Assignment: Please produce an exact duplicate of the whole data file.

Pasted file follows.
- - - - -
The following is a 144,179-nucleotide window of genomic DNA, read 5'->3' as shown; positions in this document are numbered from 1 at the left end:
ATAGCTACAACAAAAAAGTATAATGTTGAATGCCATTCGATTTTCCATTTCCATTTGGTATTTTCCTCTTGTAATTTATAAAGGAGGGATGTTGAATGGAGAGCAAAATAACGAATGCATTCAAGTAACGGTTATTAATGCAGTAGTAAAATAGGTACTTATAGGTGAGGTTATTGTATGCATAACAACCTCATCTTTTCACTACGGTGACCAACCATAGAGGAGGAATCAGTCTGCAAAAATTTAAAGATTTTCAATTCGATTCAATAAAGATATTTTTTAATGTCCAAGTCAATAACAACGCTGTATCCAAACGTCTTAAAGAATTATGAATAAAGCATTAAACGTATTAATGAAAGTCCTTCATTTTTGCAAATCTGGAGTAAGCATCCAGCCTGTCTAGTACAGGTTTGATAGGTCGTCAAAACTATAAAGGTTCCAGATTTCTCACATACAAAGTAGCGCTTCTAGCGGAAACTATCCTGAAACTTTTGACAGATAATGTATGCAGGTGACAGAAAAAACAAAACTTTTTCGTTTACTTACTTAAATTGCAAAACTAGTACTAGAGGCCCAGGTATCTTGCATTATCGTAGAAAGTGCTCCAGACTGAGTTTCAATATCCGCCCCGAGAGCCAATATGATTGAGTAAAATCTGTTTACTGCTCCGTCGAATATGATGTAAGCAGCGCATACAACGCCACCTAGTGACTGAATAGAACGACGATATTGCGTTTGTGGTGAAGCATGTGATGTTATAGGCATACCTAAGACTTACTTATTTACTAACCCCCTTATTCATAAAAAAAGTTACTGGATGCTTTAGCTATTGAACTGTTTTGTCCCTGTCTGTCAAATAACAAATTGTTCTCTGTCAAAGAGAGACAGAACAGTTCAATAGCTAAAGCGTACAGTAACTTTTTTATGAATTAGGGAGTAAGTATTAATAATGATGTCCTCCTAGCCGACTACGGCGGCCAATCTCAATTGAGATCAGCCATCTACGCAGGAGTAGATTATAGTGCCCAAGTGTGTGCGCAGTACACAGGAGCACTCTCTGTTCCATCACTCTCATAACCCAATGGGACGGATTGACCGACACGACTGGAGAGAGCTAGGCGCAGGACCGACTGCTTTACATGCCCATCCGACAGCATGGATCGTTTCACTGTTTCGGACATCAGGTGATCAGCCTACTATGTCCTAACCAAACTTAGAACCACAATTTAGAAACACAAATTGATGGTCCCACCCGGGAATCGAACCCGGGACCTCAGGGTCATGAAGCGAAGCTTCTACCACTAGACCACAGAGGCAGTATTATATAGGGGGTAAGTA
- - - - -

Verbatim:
The following is a 144,179-nucleotide window of genomic DNA, read 5'->3' as shown; positions in this document are numbered from 1 at the left end:
ATAGCTACAACAAAAAAGTATAATGTTGAATGCCATTCGATTTTCCATTTCCATTTGGTATTTTCCTCTTGTAATTTATAAAGGAGGGATGTTGAATGGAGAGCAAAATAACGAATGCATTCAAGTAACGGTTATTAATGCAGTAGTAAAATAGGTACTTATAGGTGAGGTTATTGTATGCATAACAACCTCATCTTTTCACTACGGTGACCAACCATAGAGGAGGAATCAGTCTGCAAAAATTTAAAGATTTTCAATTCGATTCAATAAAGATATTTTTTAATGTCCAAGTCAATAACAACGCTGTATCCAAACGTCTTAAAGAATTATGAATAAAGCATTAAACGTATTAATGAAAGTCCTTCATTTTTGCAAATCTGGAGTAAGCATCCAGCCTGTCTAGTACAGGTTTGATAGGTCGTCAAAACTATAAAGGTTCCAGATTTCTCACATACAAAGTAGCGCTTCTAGCGGAAACTATCCTGAAACTTTTGACAGATAATGTATGCAGGTGACAGAAAAAACAAAACTTTTTCGTTTACTTACTTAAATTGCAAAACTAGTACTAGAGGCCCAGGTATCTTGCATTATCGTAGAAAGTGCTCCAGACTGAGTTTCAATATCCGCCCCGAGAGCCAATATGATTGAGTAAAATCTGTTTACTGCTCCGTCGAATATGATGTAAGCAGCGCATACAACGCCACCTAGTGACTGAATAGAACGACGATATTGCGTTTGTGGTGAAGCATGTGATGTTATAGGCATACCTAAGACTTACTTATTTACTAACCCCCTTATTCATAAAAAAAGTTACTGGATGCTTTAGCTATTGAACTGTTTTGTCCCTGTCTGTCAAATAACAAATTGTTCTCTGTCAAAGAGAGACAGAACAGTTCAATAGCTAAAGCGTACAGTAACTTTTTTATGAATTAGGGAGTAAGTATTAATAATGATGTCCTCCTAGCCGACTACGGCGGCCAATCTCAATTGAGATCAGCCATCTACGCAGGAGTAGATTATAGTGCCCAAGTGTGTGCGCAGTACACAGGAGCACTCTCTGTTCCATCACTCTCATAACCCAATGGGACGGATTGACCGACACGACTGGAGAGAGCTAGGCGCAGGACCGACTGCTTTACATGCCCATCCGACAGCATGGATCGTTTCACTGTTTCGGACATCAGGTGATCAGCCTACTATGTCCTAACCAAACTTAGAACCACAATTTAGAAACACAAATTGATGGTCCCACCCGGGAATCGAACCCGGGACCTCAGGGTCATGAAGCGAAGCTTCTACCACTAGACCACAGAGGCAGTATTATATAGGGGGTAAGTA